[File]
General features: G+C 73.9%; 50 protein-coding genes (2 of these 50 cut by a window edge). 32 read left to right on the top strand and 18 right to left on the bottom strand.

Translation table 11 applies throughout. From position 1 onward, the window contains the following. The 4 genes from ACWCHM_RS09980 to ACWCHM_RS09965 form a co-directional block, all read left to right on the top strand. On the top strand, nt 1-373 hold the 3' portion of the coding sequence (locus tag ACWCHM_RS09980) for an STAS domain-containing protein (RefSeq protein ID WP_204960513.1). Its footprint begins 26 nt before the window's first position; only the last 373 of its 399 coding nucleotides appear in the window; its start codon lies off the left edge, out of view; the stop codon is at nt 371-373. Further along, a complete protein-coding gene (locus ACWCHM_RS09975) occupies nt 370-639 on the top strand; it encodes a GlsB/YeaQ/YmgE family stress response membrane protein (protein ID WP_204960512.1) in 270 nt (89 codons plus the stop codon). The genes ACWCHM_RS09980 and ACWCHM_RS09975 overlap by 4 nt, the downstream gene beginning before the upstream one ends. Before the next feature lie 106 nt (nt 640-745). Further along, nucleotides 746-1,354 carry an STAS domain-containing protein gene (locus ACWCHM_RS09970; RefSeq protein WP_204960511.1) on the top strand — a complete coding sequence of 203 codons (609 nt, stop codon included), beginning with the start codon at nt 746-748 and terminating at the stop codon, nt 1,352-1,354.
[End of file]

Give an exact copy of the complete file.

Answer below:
General features: G+C 73.9%; 50 protein-coding genes (2 of these 50 cut by a window edge). 32 read left to right on the top strand and 18 right to left on the bottom strand.

Translation table 11 applies throughout. From position 1 onward, the window contains the following. The 4 genes from ACWCHM_RS09980 to ACWCHM_RS09965 form a co-directional block, all read left to right on the top strand. On the top strand, nt 1-373 hold the 3' portion of the coding sequence (locus tag ACWCHM_RS09980) for an STAS domain-containing protein (RefSeq protein ID WP_204960513.1). Its footprint begins 26 nt before the window's first position; only the last 373 of its 399 coding nucleotides appear in the window; its start codon lies off the left edge, out of view; the stop codon is at nt 371-373. Further along, a complete protein-coding gene (locus ACWCHM_RS09975) occupies nt 370-639 on the top strand; it encodes a GlsB/YeaQ/YmgE family stress response membrane protein (protein ID WP_204960512.1) in 270 nt (89 codons plus the stop codon). The genes ACWCHM_RS09980 and ACWCHM_RS09975 overlap by 4 nt, the downstream gene beginning before the upstream one ends. Before the next feature lie 106 nt (nt 640-745). Further along, nucleotides 746-1,354 carry an STAS domain-containing protein gene (locus ACWCHM_RS09970; RefSeq protein WP_204960511.1) on the top strand — a complete coding sequence of 203 codons (609 nt, stop codon included), beginning with the start codon at nt 746-748 and terminating at the stop codon, nt 1,352-1,354.